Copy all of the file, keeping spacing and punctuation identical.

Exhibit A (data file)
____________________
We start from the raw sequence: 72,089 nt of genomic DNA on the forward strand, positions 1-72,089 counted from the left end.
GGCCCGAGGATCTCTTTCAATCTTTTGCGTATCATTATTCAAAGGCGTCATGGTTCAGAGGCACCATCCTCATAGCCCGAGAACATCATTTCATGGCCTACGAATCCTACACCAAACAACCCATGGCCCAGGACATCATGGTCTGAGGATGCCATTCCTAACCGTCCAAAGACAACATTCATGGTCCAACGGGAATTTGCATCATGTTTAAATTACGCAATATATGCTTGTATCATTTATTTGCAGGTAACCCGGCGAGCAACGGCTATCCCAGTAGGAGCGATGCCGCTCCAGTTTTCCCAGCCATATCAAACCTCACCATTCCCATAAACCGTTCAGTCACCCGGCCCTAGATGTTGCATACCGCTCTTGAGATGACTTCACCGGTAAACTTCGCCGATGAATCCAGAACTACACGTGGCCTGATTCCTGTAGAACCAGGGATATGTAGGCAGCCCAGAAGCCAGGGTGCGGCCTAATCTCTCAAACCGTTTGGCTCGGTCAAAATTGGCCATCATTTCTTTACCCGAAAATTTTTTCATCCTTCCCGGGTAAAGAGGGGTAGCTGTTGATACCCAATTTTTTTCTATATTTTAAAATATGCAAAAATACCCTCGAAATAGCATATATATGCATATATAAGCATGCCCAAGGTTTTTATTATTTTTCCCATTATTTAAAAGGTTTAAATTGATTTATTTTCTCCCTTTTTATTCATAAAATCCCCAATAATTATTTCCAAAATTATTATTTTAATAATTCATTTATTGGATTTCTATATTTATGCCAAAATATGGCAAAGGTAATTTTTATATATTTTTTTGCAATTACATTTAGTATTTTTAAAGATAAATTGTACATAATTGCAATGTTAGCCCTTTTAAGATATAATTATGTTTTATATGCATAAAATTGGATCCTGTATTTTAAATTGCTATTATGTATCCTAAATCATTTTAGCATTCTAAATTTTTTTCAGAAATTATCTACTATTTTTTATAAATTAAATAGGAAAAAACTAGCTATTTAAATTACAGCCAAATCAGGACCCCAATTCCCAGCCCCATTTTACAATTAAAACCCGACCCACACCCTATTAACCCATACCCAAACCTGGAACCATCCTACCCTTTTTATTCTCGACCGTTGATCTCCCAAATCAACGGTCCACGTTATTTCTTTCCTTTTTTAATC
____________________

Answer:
We start from the raw sequence: 72,089 nt of genomic DNA on the forward strand, positions 1-72,089 counted from the left end.
GGCCCGAGGATCTCTTTCAATCTTTTGCGTATCATTATTCAAAGGCGTCATGGTTCAGAGGCACCATCCTCATAGCCCGAGAACATCATTTCATGGCCTACGAATCCTACACCAAACAACCCATGGCCCAGGACATCATGGTCTGAGGATGCCATTCCTAACCGTCCAAAGACAACATTCATGGTCCAACGGGAATTTGCATCATGTTTAAATTACGCAATATATGCTTGTATCATTTATTTGCAGGTAACCCGGCGAGCAACGGCTATCCCAGTAGGAGCGATGCCGCTCCAGTTTTCCCAGCCATATCAAACCTCACCATTCCCATAAACCGTTCAGTCACCCGGCCCTAGATGTTGCATACCGCTCTTGAGATGACTTCACCGGTAAACTTCGCCGATGAATCCAGAACTACACGTGGCCTGATTCCTGTAGAACCAGGGATATGTAGGCAGCCCAGAAGCCAGGGTGCGGCCTAATCTCTCAAACCGTTTGGCTCGGTCAAAATTGGCCATCATTTCTTTACCCGAAAATTTTTTCATCCTTCCCGGGTAAAGAGGGGTAGCTGTTGATACCCAATTTTTTTCTATATTTTAAAATATGCAAAAATACCCTCGAAATAGCATATATATGCATATATAAGCATGCCCAAGGTTTTTATTATTTTTCCCATTATTTAAAAGGTTTAAATTGATTTATTTTCTCCCTTTTTATTCATAAAATCCCCAATAATTATTTCCAAAATTATTATTTTAATAATTCATTTATTGGATTTCTATATTTATGCCAAAATATGGCAAAGGTAATTTTTATATATTTTTTTGCAATTACATTTAGTATTTTTAAAGATAAATTGTACATAATTGCAATGTTAGCCCTTTTAAGATATAATTATGTTTTATATGCATAAAATTGGATCCTGTATTTTAAATTGCTATTATGTATCCTAAATCATTTTAGCATTCTAAATTTTTTTCAGAAATTATCTACTATTTTTTATAAATTAAATAGGAAAAAACTAGCTATTTAAATTACAGCCAAATCAGGACCCCAATTCCCAGCCCCATTTTACAATTAAAACCCGACCCACACCCTATTAACCCATACCCAAACCTGGAACCATCCTACCCTTTTTATTCTCGACCGTTGATCTCCCAAATCAACGGTCCACGTTATTTCTTTCCTTTTTTAATC